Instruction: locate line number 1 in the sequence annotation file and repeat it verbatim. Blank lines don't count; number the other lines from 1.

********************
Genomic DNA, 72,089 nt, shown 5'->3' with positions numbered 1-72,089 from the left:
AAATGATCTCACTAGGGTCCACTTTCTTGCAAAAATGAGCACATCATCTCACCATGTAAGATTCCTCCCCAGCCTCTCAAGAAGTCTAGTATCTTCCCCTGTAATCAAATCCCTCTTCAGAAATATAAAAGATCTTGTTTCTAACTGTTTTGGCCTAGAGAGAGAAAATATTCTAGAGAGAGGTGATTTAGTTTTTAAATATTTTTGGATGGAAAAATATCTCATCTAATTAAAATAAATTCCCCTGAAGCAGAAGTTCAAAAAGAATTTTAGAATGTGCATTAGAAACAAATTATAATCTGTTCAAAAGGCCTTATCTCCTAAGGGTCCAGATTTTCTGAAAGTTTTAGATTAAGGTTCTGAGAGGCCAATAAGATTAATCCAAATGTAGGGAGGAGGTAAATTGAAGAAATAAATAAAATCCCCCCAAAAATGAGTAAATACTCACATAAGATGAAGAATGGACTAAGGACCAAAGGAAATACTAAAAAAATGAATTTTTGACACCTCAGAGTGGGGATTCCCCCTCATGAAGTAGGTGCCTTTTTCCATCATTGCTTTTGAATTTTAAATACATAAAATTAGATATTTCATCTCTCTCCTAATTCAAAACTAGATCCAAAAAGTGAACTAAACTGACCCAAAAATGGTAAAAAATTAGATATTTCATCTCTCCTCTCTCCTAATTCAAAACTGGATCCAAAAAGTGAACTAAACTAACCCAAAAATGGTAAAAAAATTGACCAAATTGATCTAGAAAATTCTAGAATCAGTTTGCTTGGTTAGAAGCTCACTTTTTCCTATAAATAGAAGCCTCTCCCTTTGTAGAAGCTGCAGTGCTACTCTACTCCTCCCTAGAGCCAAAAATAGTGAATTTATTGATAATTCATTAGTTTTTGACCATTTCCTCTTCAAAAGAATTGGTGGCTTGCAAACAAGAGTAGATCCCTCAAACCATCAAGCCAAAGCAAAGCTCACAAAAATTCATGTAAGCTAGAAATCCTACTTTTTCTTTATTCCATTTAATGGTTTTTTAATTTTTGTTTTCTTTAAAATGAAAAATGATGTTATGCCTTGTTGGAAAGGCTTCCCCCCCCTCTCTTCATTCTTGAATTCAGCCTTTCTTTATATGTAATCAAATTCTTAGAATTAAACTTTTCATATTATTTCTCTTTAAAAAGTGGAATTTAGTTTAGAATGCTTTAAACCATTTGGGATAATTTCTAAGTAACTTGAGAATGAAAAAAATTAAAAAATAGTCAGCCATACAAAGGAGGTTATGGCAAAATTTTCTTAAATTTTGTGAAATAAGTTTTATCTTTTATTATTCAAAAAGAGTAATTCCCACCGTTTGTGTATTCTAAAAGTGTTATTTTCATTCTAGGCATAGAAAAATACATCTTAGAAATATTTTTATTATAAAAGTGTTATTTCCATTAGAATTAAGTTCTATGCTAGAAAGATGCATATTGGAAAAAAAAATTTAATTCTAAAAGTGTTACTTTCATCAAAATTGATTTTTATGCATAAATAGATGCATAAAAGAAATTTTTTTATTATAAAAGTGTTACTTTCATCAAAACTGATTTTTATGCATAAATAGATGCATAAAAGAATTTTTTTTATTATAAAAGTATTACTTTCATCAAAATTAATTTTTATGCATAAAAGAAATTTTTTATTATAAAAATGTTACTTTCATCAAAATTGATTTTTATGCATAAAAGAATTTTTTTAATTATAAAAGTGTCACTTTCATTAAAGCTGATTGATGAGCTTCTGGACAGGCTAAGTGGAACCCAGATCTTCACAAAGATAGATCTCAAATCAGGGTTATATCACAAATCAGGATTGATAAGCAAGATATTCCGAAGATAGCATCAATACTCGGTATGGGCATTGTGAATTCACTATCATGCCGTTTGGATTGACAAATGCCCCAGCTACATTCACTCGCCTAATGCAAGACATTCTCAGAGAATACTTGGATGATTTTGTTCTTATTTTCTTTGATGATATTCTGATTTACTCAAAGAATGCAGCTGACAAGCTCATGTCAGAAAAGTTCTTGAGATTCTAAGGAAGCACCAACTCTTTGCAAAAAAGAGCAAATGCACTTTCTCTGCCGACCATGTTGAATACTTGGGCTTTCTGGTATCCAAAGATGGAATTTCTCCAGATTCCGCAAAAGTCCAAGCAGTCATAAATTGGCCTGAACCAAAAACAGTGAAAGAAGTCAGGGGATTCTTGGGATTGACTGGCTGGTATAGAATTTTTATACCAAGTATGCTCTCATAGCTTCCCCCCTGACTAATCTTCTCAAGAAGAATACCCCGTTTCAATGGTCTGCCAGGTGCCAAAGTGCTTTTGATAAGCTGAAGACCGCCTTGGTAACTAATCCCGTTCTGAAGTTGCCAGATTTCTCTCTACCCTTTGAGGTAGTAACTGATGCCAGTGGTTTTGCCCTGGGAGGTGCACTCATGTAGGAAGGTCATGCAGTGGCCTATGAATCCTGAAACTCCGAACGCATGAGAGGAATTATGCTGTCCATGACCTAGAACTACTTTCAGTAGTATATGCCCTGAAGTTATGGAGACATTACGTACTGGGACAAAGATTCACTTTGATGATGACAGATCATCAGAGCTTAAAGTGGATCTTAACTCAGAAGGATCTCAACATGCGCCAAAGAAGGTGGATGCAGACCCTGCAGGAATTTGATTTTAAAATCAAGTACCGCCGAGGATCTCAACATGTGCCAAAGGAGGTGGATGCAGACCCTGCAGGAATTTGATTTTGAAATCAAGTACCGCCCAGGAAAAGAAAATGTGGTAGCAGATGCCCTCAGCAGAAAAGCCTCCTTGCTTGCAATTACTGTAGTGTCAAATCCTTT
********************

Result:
Genomic DNA, 72,089 nt, shown 5'->3' with positions numbered 1-72,089 from the left: